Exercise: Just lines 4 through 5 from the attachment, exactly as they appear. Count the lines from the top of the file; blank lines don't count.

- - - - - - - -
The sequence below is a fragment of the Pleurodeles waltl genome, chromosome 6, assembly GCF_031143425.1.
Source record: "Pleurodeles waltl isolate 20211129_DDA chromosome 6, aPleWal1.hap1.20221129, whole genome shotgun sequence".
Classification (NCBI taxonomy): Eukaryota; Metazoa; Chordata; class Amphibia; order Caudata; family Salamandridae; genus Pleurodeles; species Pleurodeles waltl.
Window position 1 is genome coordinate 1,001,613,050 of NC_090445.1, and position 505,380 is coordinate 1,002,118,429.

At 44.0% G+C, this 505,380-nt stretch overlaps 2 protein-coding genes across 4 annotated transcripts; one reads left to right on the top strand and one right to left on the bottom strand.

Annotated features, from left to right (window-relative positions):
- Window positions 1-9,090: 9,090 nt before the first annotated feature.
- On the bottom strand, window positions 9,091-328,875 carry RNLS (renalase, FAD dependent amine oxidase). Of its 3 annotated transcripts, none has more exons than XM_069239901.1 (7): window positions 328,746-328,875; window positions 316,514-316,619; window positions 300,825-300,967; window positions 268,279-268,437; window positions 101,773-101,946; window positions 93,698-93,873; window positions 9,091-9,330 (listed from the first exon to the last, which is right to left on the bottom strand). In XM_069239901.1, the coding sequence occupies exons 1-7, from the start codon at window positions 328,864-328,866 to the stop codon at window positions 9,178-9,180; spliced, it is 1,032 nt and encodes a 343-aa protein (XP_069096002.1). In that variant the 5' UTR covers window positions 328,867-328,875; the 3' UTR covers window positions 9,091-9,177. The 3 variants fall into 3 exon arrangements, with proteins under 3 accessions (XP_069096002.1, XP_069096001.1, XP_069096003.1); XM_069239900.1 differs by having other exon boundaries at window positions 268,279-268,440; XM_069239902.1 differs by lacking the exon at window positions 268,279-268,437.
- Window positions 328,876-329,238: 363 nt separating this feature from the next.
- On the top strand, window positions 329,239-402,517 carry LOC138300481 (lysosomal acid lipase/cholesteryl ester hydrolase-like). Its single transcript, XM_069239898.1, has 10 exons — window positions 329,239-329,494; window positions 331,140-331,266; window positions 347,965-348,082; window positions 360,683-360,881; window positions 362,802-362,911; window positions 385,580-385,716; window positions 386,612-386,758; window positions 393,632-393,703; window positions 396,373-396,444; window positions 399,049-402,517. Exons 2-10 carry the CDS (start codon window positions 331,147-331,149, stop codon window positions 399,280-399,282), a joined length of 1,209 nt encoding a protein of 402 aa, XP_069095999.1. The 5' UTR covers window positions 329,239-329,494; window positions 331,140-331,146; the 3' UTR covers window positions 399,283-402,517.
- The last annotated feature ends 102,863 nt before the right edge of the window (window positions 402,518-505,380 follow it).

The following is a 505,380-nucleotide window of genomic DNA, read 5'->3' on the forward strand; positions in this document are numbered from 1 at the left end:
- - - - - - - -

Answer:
Window position 1 is genome coordinate 1,001,613,050 of NC_090445.1, and position 505,380 is coordinate 1,002,118,429.

At 44.0% G+C, this 505,380-nt stretch overlaps 2 protein-coding genes across 4 annotated transcripts; one reads left to right on the top strand and one right to left on the bottom strand.